What It's Like Being a Host Student

by Z. Gray about a month ago in student travel

And Why You Should Host A Foreign Exchange Student

What It's Like Being a Host Student

Host families are families who agree to let a student from a foreign country stay in their house for a short period of time, and attend school with their child while undertaking a study tour. Being a host student is a rich opportunity for a plethora of reasons. When I was in school, I was a host student for seven years. Each year, my family and I hosted a student from Japan. If you have the space in your home, and your family is willing and able, I highly recommend being a host student at least once in your life.

A homestay student is the name for a foreign exchange student. My high school used that term because they are students who come to stay at your home. When you are the host student, you are hosting for the whole time your homestay is visiting, and you would not often be leaving them to their own devices. This experience creates a special bond of companionship similar to that which siblings experience, and homestay students often refer to their host students as their host sisters or host brothers.

Being a host student is a unique and fun experience. It provides you with an opportunity to become more culturally aware. I was studying Japanese when I hosted students from Japan, and my hosting experience gave me an opportunity to improve my language skills with the help of someone in my peer group. I also got to learn a lot about the Japanese culture from a native my age. For example, it is typical to Japanese culture to present gifts to people who are allowing you to stay in their house for a short period of time, and the girls who stayed with us would always bring over artifacts from Japan as thank you presents, and present them to us at the beginning of their stays with us.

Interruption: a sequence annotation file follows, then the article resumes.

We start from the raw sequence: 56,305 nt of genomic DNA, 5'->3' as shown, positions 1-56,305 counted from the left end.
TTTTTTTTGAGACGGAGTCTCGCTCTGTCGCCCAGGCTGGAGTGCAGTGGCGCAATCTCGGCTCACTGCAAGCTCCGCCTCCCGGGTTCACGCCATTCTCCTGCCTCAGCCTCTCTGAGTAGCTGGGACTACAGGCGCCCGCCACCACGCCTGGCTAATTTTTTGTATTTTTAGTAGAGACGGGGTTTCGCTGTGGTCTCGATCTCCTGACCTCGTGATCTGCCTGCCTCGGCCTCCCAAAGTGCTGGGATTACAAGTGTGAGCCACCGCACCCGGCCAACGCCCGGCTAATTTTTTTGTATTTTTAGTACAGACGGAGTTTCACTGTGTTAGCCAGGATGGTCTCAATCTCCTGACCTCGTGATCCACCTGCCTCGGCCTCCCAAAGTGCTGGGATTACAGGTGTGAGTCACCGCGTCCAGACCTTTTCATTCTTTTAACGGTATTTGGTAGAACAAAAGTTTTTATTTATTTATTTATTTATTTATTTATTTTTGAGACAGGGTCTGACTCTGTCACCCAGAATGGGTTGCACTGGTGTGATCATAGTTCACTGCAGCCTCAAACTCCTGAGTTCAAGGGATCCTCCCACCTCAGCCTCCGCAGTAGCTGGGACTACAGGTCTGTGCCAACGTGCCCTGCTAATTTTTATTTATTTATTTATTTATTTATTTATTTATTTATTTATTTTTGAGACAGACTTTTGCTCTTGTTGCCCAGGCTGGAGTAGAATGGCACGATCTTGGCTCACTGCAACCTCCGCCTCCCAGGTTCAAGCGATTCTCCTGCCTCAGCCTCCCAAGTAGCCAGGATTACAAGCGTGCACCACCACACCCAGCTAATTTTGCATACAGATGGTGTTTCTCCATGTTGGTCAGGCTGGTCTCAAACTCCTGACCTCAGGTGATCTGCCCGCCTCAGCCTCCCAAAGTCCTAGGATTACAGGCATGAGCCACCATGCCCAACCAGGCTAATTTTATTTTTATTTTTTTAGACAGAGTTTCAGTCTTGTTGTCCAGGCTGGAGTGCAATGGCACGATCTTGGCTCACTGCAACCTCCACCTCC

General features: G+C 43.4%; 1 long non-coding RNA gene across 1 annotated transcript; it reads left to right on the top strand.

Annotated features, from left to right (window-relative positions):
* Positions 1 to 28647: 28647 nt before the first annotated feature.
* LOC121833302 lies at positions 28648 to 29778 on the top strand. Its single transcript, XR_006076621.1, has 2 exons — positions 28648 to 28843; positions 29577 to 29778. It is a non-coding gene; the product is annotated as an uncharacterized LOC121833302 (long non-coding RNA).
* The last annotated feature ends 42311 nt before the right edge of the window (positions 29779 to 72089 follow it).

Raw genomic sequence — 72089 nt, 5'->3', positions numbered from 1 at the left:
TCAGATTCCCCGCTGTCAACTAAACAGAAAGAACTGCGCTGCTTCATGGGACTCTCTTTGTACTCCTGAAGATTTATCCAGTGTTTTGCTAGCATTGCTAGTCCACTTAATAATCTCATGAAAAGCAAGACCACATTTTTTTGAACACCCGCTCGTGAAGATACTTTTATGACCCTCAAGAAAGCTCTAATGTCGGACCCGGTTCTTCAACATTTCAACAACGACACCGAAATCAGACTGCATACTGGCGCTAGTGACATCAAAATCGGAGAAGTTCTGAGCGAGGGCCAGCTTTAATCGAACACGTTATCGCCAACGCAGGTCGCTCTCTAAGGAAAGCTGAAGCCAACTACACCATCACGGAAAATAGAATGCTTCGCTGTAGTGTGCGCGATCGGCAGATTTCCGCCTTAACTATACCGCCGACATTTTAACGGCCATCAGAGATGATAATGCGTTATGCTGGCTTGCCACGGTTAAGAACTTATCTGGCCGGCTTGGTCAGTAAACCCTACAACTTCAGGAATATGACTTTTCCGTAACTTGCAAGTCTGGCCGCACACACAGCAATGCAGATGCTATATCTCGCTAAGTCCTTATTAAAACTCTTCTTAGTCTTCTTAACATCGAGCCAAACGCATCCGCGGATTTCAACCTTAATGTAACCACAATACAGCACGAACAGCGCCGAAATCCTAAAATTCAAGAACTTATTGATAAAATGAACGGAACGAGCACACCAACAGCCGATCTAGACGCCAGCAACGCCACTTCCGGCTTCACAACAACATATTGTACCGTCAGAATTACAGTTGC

My schools did a program where many families were hosting students at the same time, which gave the students and the families opportunities to interact, form communities, and plan activities together. Students from another country will be interested in all the little daily things that you’re used to, like how you get your lunch at school, what your house looks like, or what the attractions in your city are. I lived close to New York City when I was in high school, and the students I hosted always loved going there with me and my family, and taking the train to get there. Other families in the school took their homestay students to different places near and far, including beaches, and out for activities like bowling and shopping. Another popular experience was sharing meals together, whether going out to a restaurant or cooking together, everyone can appreciate tasty food.

Often, you will form a close bond with your homestay, or exchange student, and you two might like to keep in touch. You will have gained someone you might receive cute Christmas cards from, and someone you could go stay with if you ever visited their home country. My high school ran a study tour program that gave host students opportunities to potentially be hosted by the student that they hosted. I did not get to be hosted by any of my homestays, but I did get to meet one of them again when I was in Japan on my study tour.

If there is space in your home and your family is willing and able, you should definitely speak with them about hosting a student from a foreign country. Being a host student is an experience that you will never forget.

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Z. Gray

200 Hour certified yoga teacher, Associate's Degree of Science in Early Childhood Education, and future outdoor educator.

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